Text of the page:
The focus for dirty keto is more on the ratio of your macros (carbs/fats/proteins) and less on the quality of the food. Where whole, minimally processed foods would be front of mind for those taking a Clean Keto approach, Dirty Keto allows processed foods like salami wrapped in cheese slices, frying cheese and turning it into a ‘wrap’ for other food (OMG I have to try that!), fried chicken, zero-sugar fizzy drink, etc. Dirty keto carbohydrate intake is still low (20 – 50 gm) and could come from any kind of sugar source.
While it might be fun to try for an occasional change of food (“Sunday Funday” or “Friday Fryday”), eating this way isn’t sustainable to long term health as it increases the amount of foods that trigger inflammation and reduces vitamin and mineral intake.
4: Mediterranean keto
The Mediterranean Diet is one of the most researched and famous diets in the world and has been shown to support a healthy heart, a healthy prostate, and overall health. Taking a ketogenic approach to this diet means olive oil (and all its benefits) is a prime source of fat, along with avocados. Fish, eggs, chicken and seafood is prioritised for protein intake over red meat. Snacks can include nuts (low carb), seeds, and hard cheese. Carbohydrates are generally from green and colourful vegetables and salads. With a Mediterranean approach to keto, total carbs should be below 35gm per day (but measuring your blood ketones will tell you what your carbohydrate intake should be).
5: Vegan keto
Although it might seem like a vegan approach to keto might be limiting, there are plenty of plant-based fats and proteins to consume to attain a state of nutritional ketosis – coconuts and coconut oil, avocado, nuts (including macadamia, pine, almonds, walnuts, peanuts), seeds, tofu, tempeh, coconut yoghurt (sugar free), vegan cheeses, can all form a strong foundation to being vegan and keto. With lots of low carb vegetables like capsicum, broccoli, mushrooms, courgette, leafy greens like spinach, kale, mesclun and lettuce, cauliflower, cucumbers, cabbage, and celery, there are many meal options that will excite the palate and support a healthy body.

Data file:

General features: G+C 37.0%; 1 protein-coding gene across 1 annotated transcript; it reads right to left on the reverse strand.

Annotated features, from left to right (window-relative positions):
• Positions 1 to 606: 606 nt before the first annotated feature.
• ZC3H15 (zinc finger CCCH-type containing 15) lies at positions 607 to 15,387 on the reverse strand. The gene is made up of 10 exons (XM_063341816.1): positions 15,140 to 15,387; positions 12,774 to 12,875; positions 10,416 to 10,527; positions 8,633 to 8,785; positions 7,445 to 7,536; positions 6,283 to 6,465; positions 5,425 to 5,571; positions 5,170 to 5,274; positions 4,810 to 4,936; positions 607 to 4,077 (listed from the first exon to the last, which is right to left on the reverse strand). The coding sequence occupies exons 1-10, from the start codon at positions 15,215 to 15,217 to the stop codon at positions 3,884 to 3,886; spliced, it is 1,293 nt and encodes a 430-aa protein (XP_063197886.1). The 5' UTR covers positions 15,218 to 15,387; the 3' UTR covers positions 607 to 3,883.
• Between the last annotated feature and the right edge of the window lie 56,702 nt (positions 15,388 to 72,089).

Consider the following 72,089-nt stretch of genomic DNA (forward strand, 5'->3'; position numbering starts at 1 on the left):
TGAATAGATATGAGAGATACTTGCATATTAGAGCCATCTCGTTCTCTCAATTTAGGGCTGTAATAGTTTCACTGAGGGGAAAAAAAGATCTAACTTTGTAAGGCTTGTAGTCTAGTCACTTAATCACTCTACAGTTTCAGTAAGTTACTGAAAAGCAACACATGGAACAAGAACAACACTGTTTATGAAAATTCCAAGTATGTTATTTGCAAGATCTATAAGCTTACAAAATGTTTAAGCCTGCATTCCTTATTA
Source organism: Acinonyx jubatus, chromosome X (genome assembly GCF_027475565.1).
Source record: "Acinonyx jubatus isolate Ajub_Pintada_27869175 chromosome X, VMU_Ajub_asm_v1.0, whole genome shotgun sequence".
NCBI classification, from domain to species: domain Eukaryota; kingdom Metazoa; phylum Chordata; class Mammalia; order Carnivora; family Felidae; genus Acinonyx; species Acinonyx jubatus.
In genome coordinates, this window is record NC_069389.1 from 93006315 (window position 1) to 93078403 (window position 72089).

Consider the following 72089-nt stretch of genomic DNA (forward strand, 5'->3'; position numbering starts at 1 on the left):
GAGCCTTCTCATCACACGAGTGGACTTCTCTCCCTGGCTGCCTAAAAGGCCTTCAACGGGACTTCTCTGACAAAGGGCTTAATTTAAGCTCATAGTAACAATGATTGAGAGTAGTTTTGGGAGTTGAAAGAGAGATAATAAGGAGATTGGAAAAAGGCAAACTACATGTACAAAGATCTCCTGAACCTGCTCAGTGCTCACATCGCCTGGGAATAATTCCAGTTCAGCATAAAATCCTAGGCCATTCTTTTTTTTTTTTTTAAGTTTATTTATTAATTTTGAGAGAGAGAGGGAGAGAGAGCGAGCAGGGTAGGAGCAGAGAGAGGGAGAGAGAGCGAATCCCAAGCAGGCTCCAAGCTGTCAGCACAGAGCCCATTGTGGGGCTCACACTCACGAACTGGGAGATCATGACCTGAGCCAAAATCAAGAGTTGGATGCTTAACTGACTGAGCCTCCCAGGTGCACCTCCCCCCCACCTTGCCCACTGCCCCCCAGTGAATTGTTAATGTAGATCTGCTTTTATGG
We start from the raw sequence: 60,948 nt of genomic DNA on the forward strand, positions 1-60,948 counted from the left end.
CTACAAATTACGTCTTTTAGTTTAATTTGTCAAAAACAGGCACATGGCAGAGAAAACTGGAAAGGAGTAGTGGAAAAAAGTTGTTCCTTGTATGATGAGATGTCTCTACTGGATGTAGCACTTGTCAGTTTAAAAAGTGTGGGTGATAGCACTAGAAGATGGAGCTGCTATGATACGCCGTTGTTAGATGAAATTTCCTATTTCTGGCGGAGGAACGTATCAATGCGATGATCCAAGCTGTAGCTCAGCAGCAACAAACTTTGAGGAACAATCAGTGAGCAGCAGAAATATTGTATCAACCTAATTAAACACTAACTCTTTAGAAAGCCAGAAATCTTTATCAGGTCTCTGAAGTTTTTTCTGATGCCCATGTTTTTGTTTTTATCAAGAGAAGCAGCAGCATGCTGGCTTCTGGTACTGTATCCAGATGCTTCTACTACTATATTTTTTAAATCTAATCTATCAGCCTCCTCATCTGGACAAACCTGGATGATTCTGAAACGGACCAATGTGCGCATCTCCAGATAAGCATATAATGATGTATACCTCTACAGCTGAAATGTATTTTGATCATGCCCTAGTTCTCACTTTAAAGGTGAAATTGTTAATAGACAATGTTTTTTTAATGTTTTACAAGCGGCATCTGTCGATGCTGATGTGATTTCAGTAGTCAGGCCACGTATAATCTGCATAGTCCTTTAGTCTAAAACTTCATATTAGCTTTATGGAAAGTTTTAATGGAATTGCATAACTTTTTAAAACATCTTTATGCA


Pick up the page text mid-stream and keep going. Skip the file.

6: The Carnivore Diet
This is the next step up from keto where people eliminate or strongly restrict plants from the diet and predominantly rely on meat and animal sourced foods. A zero-carb approach. Eggs, seafood, and some dairy are fine to include (unless allergies are present), as are spices for seasonings, but alcohol is ideally excluded. It is a simplistic approach of eating when you are hungry and stopping when you are full. There is no advice around including fasting or counting macro nutrients. While existing on steaks and brisket might seem like the opposite of everything that’s ever been told about a healthy diet, some people are having a positive experience of healthy weight, clear mind, and easier digestion.
This diet approach does mirror some isolated cultures who rely heavily on animal food in their diet because that is all that is available. It’s not for everyone, but if you’re curious to try it, having a variety of animal meats is important, as well as eggs and fattier types of fish like salmon and sardines.